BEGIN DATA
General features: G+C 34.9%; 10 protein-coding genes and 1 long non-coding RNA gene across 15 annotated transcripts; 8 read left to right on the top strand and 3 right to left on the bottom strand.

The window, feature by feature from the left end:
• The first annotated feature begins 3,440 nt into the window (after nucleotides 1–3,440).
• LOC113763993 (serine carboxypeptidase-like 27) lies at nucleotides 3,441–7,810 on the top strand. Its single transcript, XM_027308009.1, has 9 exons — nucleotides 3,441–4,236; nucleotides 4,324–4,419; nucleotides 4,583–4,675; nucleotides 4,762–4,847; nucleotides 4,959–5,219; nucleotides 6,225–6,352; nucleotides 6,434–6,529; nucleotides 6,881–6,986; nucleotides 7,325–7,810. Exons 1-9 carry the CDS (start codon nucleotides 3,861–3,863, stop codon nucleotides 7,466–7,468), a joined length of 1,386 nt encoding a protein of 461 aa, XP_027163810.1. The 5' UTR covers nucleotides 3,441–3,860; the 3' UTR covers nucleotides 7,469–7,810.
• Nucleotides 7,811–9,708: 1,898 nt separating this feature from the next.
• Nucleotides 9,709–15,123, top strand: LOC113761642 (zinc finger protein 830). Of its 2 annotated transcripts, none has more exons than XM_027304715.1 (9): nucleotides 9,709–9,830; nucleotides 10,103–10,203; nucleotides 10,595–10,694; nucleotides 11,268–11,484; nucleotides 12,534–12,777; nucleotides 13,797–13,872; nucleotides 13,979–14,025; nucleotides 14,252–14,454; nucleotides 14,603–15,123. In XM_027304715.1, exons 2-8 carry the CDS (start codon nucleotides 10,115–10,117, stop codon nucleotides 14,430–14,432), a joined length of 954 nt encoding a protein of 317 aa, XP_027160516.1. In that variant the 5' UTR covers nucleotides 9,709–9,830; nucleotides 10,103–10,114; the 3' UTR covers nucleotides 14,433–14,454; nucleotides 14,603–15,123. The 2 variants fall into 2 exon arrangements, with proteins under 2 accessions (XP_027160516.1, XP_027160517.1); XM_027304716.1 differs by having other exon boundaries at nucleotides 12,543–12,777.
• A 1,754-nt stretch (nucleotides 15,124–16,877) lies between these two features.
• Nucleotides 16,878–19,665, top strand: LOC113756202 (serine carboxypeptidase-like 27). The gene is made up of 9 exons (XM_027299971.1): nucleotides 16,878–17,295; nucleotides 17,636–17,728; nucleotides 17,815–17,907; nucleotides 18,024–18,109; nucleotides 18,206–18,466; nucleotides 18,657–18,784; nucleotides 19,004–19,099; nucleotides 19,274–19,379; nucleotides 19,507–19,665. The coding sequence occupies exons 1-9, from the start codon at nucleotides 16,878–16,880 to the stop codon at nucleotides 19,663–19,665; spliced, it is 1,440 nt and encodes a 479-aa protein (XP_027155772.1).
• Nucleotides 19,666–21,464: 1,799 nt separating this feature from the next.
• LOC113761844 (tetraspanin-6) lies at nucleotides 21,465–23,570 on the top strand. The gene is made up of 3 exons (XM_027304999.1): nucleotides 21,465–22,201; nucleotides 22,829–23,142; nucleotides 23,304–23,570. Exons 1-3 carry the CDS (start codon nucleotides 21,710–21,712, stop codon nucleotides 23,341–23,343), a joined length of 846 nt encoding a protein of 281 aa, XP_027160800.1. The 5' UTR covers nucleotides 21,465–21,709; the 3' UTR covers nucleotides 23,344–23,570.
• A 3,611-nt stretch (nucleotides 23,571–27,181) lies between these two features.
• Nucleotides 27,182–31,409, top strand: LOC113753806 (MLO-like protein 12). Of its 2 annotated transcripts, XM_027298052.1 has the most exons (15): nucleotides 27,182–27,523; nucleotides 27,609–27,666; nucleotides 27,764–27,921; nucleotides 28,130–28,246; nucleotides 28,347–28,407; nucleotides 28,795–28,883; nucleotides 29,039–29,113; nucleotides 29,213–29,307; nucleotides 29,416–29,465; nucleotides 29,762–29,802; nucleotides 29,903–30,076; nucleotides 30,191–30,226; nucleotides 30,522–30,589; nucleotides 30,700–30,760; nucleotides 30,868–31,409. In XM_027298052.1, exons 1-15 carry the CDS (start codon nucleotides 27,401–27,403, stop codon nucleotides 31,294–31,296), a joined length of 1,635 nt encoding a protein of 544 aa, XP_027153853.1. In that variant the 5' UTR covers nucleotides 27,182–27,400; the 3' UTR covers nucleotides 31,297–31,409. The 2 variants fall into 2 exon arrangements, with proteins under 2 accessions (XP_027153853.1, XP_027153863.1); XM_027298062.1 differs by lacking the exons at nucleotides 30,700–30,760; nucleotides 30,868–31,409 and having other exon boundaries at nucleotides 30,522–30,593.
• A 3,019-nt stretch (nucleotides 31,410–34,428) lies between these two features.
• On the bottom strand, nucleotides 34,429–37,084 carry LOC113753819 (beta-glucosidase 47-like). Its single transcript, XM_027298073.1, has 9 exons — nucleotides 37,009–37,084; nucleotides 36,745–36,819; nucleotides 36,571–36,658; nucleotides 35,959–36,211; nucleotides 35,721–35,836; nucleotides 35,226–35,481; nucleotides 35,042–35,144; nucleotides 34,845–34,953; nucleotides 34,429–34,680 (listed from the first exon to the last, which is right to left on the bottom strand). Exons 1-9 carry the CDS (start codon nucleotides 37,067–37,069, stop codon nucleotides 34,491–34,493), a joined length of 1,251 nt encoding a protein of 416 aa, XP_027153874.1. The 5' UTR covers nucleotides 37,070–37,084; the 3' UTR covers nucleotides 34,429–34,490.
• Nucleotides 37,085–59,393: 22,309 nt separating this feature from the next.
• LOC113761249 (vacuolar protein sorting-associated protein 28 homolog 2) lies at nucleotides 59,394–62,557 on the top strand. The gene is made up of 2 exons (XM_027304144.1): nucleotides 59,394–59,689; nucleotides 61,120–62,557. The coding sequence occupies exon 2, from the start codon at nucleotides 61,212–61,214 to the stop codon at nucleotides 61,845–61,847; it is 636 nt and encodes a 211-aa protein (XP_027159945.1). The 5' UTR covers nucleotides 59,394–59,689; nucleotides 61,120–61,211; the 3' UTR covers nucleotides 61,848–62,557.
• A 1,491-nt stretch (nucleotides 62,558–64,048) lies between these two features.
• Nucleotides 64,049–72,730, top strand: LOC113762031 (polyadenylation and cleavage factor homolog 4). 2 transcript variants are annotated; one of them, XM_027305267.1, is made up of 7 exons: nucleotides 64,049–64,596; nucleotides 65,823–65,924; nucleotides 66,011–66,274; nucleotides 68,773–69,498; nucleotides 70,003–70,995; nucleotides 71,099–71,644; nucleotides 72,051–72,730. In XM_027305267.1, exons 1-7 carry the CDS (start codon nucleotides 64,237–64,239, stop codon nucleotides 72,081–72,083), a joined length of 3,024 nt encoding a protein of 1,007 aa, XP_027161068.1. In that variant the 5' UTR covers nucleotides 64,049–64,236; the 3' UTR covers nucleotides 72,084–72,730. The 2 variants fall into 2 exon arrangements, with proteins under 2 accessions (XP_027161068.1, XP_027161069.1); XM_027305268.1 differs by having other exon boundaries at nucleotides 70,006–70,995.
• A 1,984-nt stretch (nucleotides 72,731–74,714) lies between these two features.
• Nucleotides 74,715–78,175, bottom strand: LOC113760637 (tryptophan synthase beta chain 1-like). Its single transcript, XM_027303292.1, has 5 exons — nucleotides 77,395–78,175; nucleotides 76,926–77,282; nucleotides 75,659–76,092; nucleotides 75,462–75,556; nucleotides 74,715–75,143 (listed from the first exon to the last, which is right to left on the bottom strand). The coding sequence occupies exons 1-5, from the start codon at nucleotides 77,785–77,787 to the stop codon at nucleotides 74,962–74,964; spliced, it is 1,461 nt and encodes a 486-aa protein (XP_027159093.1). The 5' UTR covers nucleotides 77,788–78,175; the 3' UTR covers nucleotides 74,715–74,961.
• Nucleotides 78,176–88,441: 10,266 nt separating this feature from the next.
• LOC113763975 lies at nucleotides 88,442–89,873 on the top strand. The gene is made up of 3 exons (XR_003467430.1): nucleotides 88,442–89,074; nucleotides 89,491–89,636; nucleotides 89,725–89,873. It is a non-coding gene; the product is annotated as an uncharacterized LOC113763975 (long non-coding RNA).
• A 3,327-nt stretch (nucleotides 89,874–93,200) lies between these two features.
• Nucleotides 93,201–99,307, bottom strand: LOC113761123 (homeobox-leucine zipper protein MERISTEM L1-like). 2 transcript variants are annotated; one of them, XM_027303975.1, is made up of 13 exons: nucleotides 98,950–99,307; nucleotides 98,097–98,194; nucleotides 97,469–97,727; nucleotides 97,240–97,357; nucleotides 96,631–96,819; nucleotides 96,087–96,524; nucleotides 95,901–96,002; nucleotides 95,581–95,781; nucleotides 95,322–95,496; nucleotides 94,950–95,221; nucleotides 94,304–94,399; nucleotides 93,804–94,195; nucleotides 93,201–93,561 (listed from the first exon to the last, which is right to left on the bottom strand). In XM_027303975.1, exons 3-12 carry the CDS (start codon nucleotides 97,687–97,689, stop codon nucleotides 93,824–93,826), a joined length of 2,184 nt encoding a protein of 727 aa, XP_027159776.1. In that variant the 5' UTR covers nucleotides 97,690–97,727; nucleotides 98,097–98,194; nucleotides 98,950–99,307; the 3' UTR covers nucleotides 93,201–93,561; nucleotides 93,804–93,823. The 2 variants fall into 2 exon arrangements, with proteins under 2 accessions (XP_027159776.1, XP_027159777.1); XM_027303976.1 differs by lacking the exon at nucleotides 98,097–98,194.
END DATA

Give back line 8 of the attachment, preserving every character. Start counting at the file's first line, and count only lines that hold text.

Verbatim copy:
• Nucleotides 16,878–19,665, top strand: LOC113756202 (serine carboxypeptidase-like 27). The gene is made up of 9 exons (XM_027299971.1): nucleotides 16,878–17,295; nucleotides 17,636–17,728; nucleotides 17,815–17,907; nucleotides 18,024–18,109; nucleotides 18,206–18,466; nucleotides 18,657–18,784; nucleotides 19,004–19,099; nucleotides 19,274–19,379; nucleotides 19,507–19,665. The coding sequence occupies exons 1-9, from the start codon at nucleotides 16,878–16,880 to the stop codon at nucleotides 19,663–19,665; spliced, it is 1,440 nt and encodes a 479-aa protein (XP_027155772.1).